It was when I landed in Japan and made my way to my new home that it all started to settle in. I was not a total newbie to Japan, I had traveled to Japan as a teenager and spent a lot of my time around the Japanese culture in Florida. I played Taiko, I took Japanese language in high school and college, but absolutely NONE of that really prepared me for my life here. And that is the way it is supposed to be, you aren’t supposed to be prepared.
I am an only child and very independent, but living in Japan was the first time I would live pretty much in isolation, a solitary confinement I did not expect. And as strong as I believed myself to be, I have slowly realized how much I interacted with people on a regular basis. How I once started and ended my days with friends or family and shared in moments with them. But here it was just me, and pretty much remains to be just me. And as nerve wrecking and irritating as this has been for me at times, this happens to be the biggest of the small miracles that have occurred while living in Japan.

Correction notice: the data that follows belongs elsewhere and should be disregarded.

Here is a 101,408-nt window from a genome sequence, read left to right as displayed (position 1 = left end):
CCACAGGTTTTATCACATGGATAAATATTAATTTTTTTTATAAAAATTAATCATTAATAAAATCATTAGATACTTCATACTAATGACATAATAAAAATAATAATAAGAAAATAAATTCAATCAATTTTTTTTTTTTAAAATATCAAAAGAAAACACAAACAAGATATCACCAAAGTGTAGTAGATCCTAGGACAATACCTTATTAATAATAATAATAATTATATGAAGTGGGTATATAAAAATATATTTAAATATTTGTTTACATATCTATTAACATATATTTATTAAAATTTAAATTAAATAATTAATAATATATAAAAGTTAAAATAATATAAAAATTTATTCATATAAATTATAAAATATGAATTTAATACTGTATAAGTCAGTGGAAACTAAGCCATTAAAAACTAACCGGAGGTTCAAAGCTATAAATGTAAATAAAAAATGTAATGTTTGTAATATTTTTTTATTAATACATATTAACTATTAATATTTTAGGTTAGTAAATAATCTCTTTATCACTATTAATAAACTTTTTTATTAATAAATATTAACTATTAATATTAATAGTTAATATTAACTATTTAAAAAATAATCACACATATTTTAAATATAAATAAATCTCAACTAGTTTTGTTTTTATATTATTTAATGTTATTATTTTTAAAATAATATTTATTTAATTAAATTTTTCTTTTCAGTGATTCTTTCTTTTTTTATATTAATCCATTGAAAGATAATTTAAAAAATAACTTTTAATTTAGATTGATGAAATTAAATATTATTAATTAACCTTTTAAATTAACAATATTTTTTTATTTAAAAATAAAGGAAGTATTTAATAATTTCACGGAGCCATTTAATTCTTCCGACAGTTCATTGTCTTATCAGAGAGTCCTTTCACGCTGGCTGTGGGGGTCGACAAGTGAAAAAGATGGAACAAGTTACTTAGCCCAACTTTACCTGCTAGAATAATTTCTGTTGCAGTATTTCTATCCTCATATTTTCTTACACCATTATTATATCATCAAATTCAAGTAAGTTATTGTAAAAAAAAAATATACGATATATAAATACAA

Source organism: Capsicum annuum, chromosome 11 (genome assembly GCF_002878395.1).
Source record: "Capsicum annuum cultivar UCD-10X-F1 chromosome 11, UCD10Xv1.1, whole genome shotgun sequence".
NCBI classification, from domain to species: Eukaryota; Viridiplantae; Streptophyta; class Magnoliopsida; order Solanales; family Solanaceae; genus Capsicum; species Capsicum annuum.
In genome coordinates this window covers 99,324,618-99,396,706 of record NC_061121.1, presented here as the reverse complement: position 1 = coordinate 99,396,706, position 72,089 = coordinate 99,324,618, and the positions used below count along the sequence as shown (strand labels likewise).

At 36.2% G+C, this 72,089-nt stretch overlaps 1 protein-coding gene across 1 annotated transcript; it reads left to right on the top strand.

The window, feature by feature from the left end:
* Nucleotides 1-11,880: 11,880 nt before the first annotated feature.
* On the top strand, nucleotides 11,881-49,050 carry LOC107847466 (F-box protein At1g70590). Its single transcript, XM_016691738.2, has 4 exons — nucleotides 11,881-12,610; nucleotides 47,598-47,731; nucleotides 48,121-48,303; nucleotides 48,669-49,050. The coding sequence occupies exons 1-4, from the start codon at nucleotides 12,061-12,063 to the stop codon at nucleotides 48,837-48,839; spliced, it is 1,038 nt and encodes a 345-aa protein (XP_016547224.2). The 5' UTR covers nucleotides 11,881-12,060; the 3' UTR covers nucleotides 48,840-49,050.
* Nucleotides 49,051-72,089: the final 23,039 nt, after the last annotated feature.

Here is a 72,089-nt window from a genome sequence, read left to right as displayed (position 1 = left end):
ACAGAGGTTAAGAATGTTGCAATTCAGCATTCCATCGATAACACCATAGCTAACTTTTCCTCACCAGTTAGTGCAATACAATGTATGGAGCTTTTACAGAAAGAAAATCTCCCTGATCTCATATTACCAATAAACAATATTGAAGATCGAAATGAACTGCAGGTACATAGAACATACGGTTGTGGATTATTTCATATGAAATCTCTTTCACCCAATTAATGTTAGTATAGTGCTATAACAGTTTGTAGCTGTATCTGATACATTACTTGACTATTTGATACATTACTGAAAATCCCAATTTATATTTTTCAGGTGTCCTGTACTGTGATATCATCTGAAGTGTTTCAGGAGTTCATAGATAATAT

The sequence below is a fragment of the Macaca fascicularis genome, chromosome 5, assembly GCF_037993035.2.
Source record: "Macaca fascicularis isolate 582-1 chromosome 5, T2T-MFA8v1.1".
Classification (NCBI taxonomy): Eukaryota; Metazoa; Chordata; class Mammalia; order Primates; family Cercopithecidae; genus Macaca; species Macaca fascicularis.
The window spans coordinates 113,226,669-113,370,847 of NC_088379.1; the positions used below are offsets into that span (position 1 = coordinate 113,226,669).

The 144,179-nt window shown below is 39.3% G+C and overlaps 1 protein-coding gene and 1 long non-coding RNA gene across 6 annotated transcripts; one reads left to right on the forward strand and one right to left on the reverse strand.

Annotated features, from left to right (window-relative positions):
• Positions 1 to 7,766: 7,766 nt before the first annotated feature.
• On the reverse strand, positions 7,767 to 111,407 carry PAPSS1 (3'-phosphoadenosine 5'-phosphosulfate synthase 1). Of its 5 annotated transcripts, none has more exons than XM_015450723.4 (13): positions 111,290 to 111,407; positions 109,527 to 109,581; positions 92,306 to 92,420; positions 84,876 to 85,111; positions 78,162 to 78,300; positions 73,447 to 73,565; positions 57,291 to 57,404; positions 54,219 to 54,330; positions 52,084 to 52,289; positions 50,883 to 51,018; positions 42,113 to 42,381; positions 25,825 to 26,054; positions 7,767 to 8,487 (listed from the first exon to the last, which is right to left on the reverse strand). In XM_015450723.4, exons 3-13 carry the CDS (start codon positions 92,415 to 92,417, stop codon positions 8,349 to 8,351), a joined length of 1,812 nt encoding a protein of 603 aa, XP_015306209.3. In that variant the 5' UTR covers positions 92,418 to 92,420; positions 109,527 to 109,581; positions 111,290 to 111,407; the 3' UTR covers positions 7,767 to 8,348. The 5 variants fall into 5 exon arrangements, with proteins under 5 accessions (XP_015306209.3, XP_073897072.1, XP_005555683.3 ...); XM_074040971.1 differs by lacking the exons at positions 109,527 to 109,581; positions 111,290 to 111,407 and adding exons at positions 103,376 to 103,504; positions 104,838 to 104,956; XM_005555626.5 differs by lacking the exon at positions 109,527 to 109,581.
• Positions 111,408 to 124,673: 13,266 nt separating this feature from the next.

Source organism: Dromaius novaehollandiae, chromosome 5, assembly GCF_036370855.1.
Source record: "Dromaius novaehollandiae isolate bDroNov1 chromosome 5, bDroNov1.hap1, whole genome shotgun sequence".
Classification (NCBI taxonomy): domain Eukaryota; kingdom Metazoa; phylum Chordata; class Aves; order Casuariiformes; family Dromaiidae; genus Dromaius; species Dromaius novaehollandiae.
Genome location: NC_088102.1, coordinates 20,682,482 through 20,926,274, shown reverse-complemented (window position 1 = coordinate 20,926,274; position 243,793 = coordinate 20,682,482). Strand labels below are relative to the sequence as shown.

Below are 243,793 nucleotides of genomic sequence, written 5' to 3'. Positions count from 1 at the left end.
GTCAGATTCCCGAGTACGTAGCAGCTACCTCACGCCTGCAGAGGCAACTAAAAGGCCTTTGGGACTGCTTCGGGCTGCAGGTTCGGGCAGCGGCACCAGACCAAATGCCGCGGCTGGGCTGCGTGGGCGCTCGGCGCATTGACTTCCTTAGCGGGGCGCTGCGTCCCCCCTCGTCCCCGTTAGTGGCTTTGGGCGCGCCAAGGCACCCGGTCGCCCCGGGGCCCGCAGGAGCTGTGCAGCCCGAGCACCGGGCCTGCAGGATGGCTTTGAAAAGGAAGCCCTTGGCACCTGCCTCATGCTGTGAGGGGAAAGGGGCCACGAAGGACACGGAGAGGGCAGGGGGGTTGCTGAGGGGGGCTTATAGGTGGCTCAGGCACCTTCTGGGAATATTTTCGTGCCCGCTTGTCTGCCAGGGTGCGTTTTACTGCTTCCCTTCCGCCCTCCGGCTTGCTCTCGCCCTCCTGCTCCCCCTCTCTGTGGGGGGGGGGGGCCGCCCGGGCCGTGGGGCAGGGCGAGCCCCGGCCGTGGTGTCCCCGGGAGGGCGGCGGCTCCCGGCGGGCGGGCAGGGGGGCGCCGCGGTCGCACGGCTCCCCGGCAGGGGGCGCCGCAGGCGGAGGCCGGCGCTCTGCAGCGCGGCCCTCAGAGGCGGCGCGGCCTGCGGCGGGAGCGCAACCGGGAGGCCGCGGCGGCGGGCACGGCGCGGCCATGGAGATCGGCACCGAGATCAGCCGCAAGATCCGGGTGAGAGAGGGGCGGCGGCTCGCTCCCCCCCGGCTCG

I don’t know what exactly makes someone believe in miracles. But I am a strong believer in magic and miracles, and I have always been. And although I have never witnessed what most associate with either of these words, I have witnessed a myriad of small miracles, of the seemingly impossible becoming possible.
And what is more of a miracle than coming face to face with your true self? Unmasking all the bullshit you have used to even hide you from you. The small miracle of being sent to a rural area of Japan has allowed me glimpses of just that. When you are not used to being truly alone and then are obligated to be JUST THAT, shit is bound to happen. And you might go a little mad or crazy, but that is just part of the journey. And trust me, I have gone crazy.